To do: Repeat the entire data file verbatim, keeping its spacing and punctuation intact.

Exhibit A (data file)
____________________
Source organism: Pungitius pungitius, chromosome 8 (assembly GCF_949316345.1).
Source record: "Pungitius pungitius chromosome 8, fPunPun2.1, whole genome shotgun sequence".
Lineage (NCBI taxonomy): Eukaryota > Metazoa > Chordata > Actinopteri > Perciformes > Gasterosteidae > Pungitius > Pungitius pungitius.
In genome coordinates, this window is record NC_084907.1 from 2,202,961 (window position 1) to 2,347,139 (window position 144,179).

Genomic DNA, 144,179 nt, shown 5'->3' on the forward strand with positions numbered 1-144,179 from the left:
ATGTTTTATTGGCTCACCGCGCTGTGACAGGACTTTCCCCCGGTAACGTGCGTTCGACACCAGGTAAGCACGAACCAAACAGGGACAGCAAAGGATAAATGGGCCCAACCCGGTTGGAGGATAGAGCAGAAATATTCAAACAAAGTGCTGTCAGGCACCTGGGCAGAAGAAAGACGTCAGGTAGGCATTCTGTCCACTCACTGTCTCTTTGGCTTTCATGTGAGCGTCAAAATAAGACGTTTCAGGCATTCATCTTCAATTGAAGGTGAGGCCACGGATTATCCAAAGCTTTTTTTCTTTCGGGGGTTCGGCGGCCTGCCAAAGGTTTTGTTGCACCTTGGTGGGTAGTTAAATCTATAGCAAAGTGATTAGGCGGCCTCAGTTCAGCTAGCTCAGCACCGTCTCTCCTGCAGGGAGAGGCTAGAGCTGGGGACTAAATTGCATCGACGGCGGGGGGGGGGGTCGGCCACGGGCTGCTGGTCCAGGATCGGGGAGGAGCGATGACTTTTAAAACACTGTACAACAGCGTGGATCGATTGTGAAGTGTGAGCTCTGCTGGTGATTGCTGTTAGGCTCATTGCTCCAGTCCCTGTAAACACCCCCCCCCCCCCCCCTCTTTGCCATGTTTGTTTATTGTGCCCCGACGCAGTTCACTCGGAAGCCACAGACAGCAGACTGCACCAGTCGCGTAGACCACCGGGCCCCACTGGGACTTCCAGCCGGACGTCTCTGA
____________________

Source organism: Pungitius pungitius, chromosome 8 (assembly GCF_949316345.1).
Source record: "Pungitius pungitius chromosome 8, fPunPun2.1, whole genome shotgun sequence".
Lineage (NCBI taxonomy): Eukaryota > Metazoa > Chordata > Actinopteri > Perciformes > Gasterosteidae > Pungitius > Pungitius pungitius.
In genome coordinates, this window is record NC_084907.1 from 2,202,961 (window position 1) to 2,347,139 (window position 144,179).

Genomic DNA, 144,179 nt, shown 5'->3' on the forward strand with positions numbered 1-144,179 from the left:
ATGTTTTATTGGCTCACCGCGCTGTGACAGGACTTTCCCCCGGTAACGTGCGTTCGACACCAGGTAAGCACGAACCAAACAGGGACAGCAAAGGATAAATGGGCCCAACCCGGTTGGAGGATAGAGCAGAAATATTCAAACAAAGTGCTGTCAGGCACCTGGGCAGAAGAAAGACGTCAGGTAGGCATTCTGTCCACTCACTGTCTCTTTGGCTTTCATGTGAGCGTCAAAATAAGACGTTTCAGGCATTCATCTTCAATTGAAGGTGAGGCCACGGATTATCCAAAGCTTTTTTTCTTTCGGGGGTTCGGCGGCCTGCCAAAGGTTTTGTTGCACCTTGGTGGGTAGTTAAATCTATAGCAAAGTGATTAGGCGGCCTCAGTTCAGCTAGCTCAGCACCGTCTCTCCTGCAGGGAGAGGCTAGAGCTGGGGACTAAATTGCATCGACGGCGGGGGGGGGGGTCGGCCACGGGCTGCTGGTCCAGGATCGGGGAGGAGCGATGACTTTTAAAACACTGTACAACAGCGTGGATCGATTGTGAAGTGTGAGCTCTGCTGGTGATTGCTGTTAGGCTCATTGCTCCAGTCCCTGTAAACACCCCCCCCCCCCCCCCTCTTTGCCATGTTTGTTTATTGTGCCCCGACGCAGTTCACTCGGAAGCCACAGACAGCAGACTGCACCAGTCGCGTAGACCACCGGGCCCCACTGGGACTTCCAGCCGGACGTCTCTGA